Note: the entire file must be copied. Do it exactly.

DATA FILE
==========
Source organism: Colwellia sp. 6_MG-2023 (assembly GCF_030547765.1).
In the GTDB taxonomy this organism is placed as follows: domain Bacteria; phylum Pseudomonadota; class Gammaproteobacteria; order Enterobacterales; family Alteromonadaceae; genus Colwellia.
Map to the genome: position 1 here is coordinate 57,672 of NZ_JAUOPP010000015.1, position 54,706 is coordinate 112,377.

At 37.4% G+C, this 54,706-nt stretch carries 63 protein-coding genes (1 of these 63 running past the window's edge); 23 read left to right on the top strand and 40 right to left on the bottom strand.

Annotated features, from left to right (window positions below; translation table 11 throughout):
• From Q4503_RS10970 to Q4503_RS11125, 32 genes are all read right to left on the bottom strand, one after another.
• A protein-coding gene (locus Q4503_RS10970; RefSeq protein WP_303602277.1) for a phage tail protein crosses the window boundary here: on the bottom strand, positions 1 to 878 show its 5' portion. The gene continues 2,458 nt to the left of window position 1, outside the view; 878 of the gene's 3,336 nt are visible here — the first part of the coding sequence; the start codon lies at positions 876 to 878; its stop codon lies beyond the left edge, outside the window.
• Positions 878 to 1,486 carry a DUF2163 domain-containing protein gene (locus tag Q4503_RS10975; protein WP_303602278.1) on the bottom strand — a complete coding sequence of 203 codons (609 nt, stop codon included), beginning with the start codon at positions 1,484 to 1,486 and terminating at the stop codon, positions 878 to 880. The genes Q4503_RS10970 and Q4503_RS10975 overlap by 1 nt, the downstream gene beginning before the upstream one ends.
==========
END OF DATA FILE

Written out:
Source organism: Colwellia sp. 6_MG-2023 (assembly GCF_030547765.1).
In the GTDB taxonomy this organism is placed as follows: domain Bacteria; phylum Pseudomonadota; class Gammaproteobacteria; order Enterobacterales; family Alteromonadaceae; genus Colwellia.
Map to the genome: position 1 here is coordinate 57,672 of NZ_JAUOPP010000015.1, position 54,706 is coordinate 112,377.

At 37.4% G+C, this 54,706-nt stretch carries 63 protein-coding genes (1 of these 63 running past the window's edge); 23 read left to right on the top strand and 40 right to left on the bottom strand.

Annotated features, from left to right (window positions below; translation table 11 throughout):
• From Q4503_RS10970 to Q4503_RS11125, 32 genes are all read right to left on the bottom strand, one after another.
• A protein-coding gene (locus Q4503_RS10970; RefSeq protein WP_303602277.1) for a phage tail protein crosses the window boundary here: on the bottom strand, positions 1 to 878 show its 5' portion. The gene continues 2,458 nt to the left of window position 1, outside the view; 878 of the gene's 3,336 nt are visible here — the first part of the coding sequence; the start codon lies at positions 876 to 878; its stop codon lies beyond the left edge, outside the window.
• Positions 878 to 1,486 carry a DUF2163 domain-containing protein gene (locus tag Q4503_RS10975; protein WP_303602278.1) on the bottom strand — a complete coding sequence of 203 codons (609 nt, stop codon included), beginning with the start codon at positions 1,484 to 1,486 and terminating at the stop codon, positions 878 to 880. The genes Q4503_RS10970 and Q4503_RS10975 overlap by 1 nt, the downstream gene beginning before the upstream one ends.